To Hurry Up, Slow Down
As a consultant, I've worked on any number of huge corporate reorganizations. Typically, a steering committee toils for three or four months creating an overall organization concept. It takes another three or four months to flesh out the details. Bickering with top management absorbs yet another few months. At the end of about a year, the top 25 to 100 managers have finally agreed on a scheme.
Now it's time to "sell it to the troops." A slick, 30-minute slide presentation is put together, accompanied by a videotaped introduction by the chairman. The presentation is taken to 50 sites, and a one-hour question-and-answer session follows the show, overseen by a headquarters executive who was part of organizational planning process.
Senior management later wonders why the ranks were not brimming with enthusiasm for the new plan, why implementation was painfully slow—and in fact fell woefully short of expectations.
The answer: To hurry up, slow down. Many say the Japanese "take forever to make a decision," consulting everyone in the organization from top to bottom. But implementation, after the thoroughgoing buy-in process, is accomplished in a flash. As usual, such an abbreviated characterization of the so-called "Japanese way" grotesquely oversimplifies. Nonetheless, there is much to be said for the idea, and there's nothing especially Japanese about it. It's just good—if often ignored—sense. Oddly enough, the new competitive emphasis on speed should force us to recognize the hurry up, slow down paradox.
Recall last week's column on Ingersoll-Rand's quick, new product-development system. I chose to underscore the "soft" aspects of the process. None was more important than going slow at critical junctures. Rather than starting with the usual engineering details, for instance, the product-development team spent "forever," according to its leader, working out overall objectives, visiting distributors and customers. At another crossroads, a decision not to decide saved the day, and the project: By keeping two major design options open for several months, the team came to appreciate real differences between the two, and eventually achieved energetic consensus (from top management, the factory, customers, distributors, the team itself) for a "revolutionary" approach, before proceeding to final implementation and roll-out.
Another case in point: To become more responsive to the customer, the big, Appleton, Wisc., life insurance firm, Aid Association for Lutherans (AAL), shifted to self-managed teams in late 1987. The time to perform activity after activity in support of customers has been slashed. For instance, processing an application often took 20 days; now it ordinarily takes five. Claims decision-making has been similarly hastened.
On the other hand, some decisions now often take more time to make than before. These invariably involve team dynamics, such as filling vacancies or scheduling vacations. In the old structure, the boss quickly dictated solutions.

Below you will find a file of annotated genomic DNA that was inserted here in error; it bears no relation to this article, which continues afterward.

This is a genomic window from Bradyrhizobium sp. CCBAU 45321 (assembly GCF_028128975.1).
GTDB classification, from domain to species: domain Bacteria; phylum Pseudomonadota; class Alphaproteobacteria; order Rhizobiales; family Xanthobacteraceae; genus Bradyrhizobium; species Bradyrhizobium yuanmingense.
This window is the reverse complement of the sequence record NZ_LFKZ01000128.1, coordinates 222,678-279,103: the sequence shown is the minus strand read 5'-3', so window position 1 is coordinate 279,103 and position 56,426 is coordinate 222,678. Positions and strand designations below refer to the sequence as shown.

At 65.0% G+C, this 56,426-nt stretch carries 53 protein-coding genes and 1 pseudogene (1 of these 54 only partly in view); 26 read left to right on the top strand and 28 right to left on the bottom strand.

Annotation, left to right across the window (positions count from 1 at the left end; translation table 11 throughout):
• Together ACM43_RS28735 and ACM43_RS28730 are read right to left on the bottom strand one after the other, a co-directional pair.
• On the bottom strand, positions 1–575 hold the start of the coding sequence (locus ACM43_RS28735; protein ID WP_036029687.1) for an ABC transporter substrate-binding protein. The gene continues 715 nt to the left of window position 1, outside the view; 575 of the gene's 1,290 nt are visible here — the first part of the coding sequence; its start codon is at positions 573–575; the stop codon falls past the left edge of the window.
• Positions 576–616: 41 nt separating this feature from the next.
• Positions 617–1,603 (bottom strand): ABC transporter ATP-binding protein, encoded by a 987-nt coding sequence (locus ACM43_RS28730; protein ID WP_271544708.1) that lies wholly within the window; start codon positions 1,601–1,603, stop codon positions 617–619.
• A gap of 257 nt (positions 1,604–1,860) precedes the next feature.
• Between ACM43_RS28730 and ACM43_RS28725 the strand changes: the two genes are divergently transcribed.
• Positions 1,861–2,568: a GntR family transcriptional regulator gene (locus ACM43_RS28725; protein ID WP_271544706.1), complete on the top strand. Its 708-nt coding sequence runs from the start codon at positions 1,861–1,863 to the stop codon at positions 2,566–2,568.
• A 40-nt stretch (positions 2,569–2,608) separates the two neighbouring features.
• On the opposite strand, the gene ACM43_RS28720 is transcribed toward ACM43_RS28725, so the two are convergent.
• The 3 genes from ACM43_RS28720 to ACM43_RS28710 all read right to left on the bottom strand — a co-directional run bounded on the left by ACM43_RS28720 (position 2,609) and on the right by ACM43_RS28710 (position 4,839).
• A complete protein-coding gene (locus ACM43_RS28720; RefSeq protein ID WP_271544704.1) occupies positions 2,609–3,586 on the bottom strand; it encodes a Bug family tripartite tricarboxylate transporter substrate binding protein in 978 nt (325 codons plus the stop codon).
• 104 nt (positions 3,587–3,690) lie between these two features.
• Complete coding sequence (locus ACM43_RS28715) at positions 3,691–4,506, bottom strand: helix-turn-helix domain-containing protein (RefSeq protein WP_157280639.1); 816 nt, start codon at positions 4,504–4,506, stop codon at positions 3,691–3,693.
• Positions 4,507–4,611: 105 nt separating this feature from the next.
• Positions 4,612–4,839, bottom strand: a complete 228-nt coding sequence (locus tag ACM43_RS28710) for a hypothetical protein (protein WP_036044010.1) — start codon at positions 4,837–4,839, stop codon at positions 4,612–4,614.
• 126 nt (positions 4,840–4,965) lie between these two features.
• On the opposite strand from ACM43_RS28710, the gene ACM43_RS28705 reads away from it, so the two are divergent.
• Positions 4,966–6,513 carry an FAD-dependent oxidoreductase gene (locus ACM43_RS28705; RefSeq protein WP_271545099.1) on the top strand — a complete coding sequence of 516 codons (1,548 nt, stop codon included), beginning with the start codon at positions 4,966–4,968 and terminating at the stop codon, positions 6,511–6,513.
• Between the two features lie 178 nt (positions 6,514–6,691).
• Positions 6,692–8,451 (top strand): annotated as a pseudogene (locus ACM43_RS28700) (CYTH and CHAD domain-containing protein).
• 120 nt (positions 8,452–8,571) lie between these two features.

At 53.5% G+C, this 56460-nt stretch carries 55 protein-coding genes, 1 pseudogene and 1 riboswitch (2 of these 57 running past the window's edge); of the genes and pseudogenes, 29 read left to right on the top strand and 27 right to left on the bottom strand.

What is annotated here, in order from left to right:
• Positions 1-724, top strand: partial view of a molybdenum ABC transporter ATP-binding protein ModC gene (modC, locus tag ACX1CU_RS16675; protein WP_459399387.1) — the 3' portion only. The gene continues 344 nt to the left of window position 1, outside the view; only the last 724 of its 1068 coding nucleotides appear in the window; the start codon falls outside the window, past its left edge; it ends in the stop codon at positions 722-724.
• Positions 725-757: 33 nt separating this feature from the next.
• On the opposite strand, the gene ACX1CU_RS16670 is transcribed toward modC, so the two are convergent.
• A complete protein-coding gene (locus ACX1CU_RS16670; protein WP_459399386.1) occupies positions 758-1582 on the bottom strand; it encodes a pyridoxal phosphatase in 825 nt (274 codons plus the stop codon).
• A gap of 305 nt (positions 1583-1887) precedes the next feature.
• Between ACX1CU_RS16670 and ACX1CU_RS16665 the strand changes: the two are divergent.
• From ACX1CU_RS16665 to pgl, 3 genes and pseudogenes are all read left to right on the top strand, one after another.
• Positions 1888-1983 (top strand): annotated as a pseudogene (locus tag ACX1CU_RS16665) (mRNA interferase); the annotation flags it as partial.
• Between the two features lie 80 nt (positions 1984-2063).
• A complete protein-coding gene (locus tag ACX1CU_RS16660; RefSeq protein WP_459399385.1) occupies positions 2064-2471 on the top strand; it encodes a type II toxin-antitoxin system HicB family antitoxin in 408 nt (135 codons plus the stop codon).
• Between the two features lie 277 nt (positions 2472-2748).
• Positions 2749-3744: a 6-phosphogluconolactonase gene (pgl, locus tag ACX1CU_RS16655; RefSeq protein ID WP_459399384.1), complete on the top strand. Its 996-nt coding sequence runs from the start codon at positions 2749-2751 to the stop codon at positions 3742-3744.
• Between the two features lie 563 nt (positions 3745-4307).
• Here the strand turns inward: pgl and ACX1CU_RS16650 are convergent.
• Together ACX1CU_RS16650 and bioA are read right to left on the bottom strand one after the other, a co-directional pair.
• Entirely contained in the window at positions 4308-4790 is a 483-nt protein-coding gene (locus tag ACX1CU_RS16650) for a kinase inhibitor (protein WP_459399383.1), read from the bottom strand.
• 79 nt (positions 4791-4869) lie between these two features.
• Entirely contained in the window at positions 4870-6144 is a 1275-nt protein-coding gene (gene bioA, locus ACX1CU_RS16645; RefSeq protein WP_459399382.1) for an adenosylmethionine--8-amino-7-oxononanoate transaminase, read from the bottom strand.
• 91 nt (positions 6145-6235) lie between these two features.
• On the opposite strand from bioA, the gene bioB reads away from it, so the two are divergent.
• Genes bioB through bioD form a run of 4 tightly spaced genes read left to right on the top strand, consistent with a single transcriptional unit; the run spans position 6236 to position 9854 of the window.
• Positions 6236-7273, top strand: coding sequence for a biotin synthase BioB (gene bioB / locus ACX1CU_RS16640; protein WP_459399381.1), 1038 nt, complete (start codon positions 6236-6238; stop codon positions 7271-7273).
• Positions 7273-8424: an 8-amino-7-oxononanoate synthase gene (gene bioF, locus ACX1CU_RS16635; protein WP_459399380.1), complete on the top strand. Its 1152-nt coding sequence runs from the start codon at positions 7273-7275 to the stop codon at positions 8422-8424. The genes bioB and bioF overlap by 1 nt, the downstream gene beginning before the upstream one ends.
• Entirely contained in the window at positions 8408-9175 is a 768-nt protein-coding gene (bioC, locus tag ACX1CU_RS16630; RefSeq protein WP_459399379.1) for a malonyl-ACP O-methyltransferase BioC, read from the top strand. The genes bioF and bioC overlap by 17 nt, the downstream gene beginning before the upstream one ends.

The greater time investment in team processes is exactly as it should be, as I see it. Team members will wholeheartedly accept such new customer-responsiveness strategies, only if the team itself is "working." And that inevitably means spending lots of time on the personal concerns and priorities of members. But the effort is repaid many times over in the long run, in this case by what AAL calls the shift from "five-stop shopping" to "one-team processing": Rather than passing customers with queries from here to there and back again, the self-contained teams now know their customers, and serve them rapidly, accurately, and with personal attention.
This hearty expenditure of time on team dynamics will not disappear—or even be reduced—as a company becomes "better" at employee involvement (EI). Star veterans of the EI wars report that such team concerns are never "resolved"—they continue to absorb lots of time, year after year. Again, this makes sense. Times and personnel change, to begin with. And with each "small" change (there is no small when it comes to team affairs)—or large one—the wheel must be more or less reinvented.
Return, now, to my opening example. When changes to organization structure are on the table, there are no "trivial" decisions. The tiniest adjustment means perceived power gained by someone (or a group), lost by another. The 99 percent of employees who must make the new regime work day to day must first take their own ride on the emotional roller coaster that is part and parcel of any serious change process. Without "them" having gone for even a semblance of that ride, it is absurd to expect anything other than anger, frustration, and backlash following a 30-minute dog and pony show. (That hour of questions and answers following the briefing is packaged, of course, as "open dialogue and consultation." "They" should be thankful for that, right?)
To dramatically speed up business processes—implement a new structure; shorten product development cycles; make decisions faster to better serve customers—slow down. Take your time when it comes to fostering and maintaining team/front-line engagement and esprit.
(C) 1991 TPG Communications.
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